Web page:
We have been studying the work of Vincent Van Gogh. We looked at the similarities and differences between his paintings Starry Night and Starry Night over the Rhone and we recorded our thinking on Venn diagrams. We then looked at experimenting with tone, shades and hues. Finally, we had a look at some different compositions and created our own paintings using the techniques that we had learnt.
This term we have been studying the work of space artist, Peter Thorpe. We did some research about him and created a page in our art books all about him.
We then had a lesson all about one point perspective where we learnt how to create a tree lined street with a vanishing point. Once we had drawn our streets we painted them using watercolour paints, remembering to paint the backgrounds first, then the middle ground then finally the foreground and then used black fine line pens to go over the lines.
After that we had a look at some photographs of rockets and drew our own rockets onto card and coloured them in. We used foam pads on the back of the rockets and stuck them onto our work so that the work would look 3D and the rockets would stand out. Finally, we evaluated our work and thought about what we would change with the backgrounds if we were going to do another rocket themed painting.
This term we have been learning about the Ancient Greeks. We researched different types of urns and learnt that they are similar shapes but some have handles added to them. We looked at how the urns and vases were decorated and learnt that they were usually black and orange and that the ancient Greeks used patterns to decorate their clothing, pots and art work so we had a go at not only drawing some urns but also had a go at copying some of their patterns which we could then use on our own vases.
Next we made the basic shape for our urn. We used papier mache over balloons to make the body of the vase and then rolled up newspaper to make the base and mouth of the urns. We then had to stick on several coats of papier mache over the top until the urns were strong and smooth. Next we painted our vases in a couple of coats of paint so that the newspaper didn’t show through.
Once they were dry we referred back to our sketchbooks and added the patterns and pictures onto our urns using black Sharpie pens. We evaluated our vases, thinking about how we would improve them next time.
In term 4 we have been learning about Victorian artist, William Morris. We had a look at some examples of his work and had a go at recreating tiny sections of his work and also completing the other half of some of his symmetrical designs. We discovered that he was inspired by the natural world and often incorporated birds, flowers and plants into his famous designs.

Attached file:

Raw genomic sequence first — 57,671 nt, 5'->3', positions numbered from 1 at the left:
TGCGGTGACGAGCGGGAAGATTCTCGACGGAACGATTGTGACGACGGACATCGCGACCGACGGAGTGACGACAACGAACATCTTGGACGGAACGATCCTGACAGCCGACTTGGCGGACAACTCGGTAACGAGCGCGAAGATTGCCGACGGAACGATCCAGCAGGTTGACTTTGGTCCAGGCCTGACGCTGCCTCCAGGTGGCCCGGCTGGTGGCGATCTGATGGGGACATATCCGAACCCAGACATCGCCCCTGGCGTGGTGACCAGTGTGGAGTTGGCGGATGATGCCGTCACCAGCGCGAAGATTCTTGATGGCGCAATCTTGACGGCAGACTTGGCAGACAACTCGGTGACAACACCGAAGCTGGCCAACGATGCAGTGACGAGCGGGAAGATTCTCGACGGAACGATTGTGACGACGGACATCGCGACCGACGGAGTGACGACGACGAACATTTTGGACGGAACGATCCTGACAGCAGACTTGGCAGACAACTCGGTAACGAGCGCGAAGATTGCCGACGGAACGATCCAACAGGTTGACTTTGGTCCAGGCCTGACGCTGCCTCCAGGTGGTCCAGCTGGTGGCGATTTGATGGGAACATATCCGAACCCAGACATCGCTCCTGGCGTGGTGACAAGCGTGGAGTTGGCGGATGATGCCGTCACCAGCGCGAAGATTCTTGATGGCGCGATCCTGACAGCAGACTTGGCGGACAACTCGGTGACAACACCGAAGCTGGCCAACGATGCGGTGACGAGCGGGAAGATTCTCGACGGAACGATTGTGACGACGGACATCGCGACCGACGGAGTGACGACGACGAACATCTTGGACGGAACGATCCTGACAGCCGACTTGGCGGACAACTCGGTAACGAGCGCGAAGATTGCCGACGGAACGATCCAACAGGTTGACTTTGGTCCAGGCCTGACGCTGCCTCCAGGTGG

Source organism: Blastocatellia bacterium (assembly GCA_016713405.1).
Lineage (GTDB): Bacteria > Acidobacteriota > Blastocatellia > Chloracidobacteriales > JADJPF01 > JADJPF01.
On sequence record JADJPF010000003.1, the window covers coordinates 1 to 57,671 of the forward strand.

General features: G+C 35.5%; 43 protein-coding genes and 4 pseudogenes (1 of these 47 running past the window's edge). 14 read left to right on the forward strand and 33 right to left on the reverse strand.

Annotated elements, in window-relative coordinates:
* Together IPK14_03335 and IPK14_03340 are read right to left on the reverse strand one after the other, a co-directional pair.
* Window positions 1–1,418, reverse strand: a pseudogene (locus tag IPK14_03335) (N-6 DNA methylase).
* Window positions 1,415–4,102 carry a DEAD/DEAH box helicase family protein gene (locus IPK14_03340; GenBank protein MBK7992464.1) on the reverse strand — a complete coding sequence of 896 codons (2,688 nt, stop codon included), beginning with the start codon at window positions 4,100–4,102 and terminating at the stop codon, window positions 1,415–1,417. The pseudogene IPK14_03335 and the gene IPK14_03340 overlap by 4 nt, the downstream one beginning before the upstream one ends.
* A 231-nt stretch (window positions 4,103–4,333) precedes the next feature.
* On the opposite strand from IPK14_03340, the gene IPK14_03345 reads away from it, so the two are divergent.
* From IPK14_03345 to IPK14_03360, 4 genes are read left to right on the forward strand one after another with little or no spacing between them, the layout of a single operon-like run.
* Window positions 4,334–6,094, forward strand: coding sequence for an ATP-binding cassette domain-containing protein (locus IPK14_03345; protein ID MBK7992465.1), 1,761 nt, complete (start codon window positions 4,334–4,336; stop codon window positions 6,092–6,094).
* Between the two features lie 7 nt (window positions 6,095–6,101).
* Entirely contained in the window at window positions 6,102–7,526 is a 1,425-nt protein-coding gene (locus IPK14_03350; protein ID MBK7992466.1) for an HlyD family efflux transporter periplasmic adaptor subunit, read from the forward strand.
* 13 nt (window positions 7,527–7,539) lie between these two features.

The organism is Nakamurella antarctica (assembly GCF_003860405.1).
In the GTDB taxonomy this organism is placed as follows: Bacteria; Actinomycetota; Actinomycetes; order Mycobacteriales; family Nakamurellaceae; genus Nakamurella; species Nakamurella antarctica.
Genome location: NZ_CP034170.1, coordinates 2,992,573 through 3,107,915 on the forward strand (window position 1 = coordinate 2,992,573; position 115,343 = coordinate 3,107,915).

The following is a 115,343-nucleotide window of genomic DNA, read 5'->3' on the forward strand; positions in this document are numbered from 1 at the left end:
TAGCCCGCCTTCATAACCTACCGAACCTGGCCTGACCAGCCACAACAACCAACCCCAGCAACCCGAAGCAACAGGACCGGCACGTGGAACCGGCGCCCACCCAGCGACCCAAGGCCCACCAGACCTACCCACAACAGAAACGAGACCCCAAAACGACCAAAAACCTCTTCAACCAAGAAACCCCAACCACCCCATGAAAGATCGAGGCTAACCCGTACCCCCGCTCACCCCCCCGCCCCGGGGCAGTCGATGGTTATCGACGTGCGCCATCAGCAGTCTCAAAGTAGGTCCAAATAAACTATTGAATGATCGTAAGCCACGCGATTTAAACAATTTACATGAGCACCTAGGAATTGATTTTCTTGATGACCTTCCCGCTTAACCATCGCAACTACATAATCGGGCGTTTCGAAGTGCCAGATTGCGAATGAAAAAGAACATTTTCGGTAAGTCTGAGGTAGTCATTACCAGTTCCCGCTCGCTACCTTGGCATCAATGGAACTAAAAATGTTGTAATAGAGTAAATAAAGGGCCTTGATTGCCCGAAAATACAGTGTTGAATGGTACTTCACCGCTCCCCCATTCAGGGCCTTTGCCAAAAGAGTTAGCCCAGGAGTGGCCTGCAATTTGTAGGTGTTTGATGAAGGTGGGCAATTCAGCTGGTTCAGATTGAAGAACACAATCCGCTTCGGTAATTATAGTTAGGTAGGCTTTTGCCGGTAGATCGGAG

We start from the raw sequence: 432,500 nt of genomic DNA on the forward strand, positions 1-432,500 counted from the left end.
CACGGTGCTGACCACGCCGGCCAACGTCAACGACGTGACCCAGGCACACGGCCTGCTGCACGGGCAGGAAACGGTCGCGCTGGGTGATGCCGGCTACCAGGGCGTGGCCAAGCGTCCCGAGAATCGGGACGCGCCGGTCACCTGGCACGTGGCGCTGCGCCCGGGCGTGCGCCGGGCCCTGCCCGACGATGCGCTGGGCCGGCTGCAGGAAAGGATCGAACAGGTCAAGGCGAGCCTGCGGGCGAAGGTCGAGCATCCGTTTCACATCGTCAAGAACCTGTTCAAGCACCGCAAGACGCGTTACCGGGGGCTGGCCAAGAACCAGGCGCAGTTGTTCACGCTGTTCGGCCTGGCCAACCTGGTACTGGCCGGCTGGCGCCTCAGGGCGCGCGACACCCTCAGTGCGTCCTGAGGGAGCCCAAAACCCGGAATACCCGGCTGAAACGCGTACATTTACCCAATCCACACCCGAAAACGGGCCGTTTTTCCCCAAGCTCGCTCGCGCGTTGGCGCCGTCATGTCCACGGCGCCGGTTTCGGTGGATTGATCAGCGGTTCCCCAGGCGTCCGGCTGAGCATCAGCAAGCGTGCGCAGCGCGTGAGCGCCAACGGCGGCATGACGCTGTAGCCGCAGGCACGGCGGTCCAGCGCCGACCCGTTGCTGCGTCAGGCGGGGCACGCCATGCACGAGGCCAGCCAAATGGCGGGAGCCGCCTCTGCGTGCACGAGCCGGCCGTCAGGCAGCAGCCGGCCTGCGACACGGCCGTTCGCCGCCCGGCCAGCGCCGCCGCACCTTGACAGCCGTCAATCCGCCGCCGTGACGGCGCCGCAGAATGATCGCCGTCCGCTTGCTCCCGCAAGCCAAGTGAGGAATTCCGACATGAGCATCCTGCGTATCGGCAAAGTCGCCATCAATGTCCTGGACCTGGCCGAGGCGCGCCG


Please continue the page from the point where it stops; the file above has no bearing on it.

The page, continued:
We then had a go at using mirrors to create our own designs. Some of these were quite tricky to do as they were very intricate but Mrs Clarkson thinks that we did a fantastic job! Finally we added some natural colours to our designs.
This term we have been studying the artist Han Cao. She is a calligrapher and fibre artist and she creates her work by embroidering onto vintage photos. She collects photos from all over the world. In the book ‘Holes’ the author describes a dangerous yellow-spotted lizard. We decided to create some artwork in the style of Han Cao but linked to the book.
We had the opportunity to draw some reptiles (both in real-life and using photos). We worked hard to include tones and textures in our work and we used rubbers to lighten areas where the light was hitting. We learnt the skills needed to sew onto card and also how to weave straight onto the card.
After that we drew half of a lizard onto pieces of card. We then embroidered onto the card just like Han Cao does. We woke the lizard’s bodies. At the end of the unit some of us worked in small groups to turn our lizards into collages. We used printed photos of rocks for the backgrounds then carefully cut our lizards out and stuck them on thinking carefully about the composition.
This term we have completed a mini unit of work, inspired by the artist Hokusai and his most famous work The Great Wave off Kanagawa. Hokusai was a Japanese artist, painter and printmaker. He produced over 30,000 paintings, sketches, woodblock prints and images for picture books in total.
We took his wave and divided it into 32 equal parts. Each child then took a part and had to recreate it on their paper, taking into account the colours and shapes that they could see. We decided that it would be best to all work using the same media so we had a vote and voted to use coloured pencils, chalk and wax crayons. We also had to keep an eye on what the person with the areas next to ours were doing so that the pieces would fit together nicely afterwards.
Whilst all this was going on we also created a huge cardboard wave which we decided to paint. We also made a cardboard boat and an oar. Once we had finished this we stuck the wave onto a bench so that it would become the foreground of our work. We then took it in turns standing behind the bench so that we were “inside” the painting in a boat! We had loads of fun pulling funny expressions, imagining that we were in the sea and taking photos of ourselves using Ipads.
After our work was completed we invited our parents in to take some photos in our work.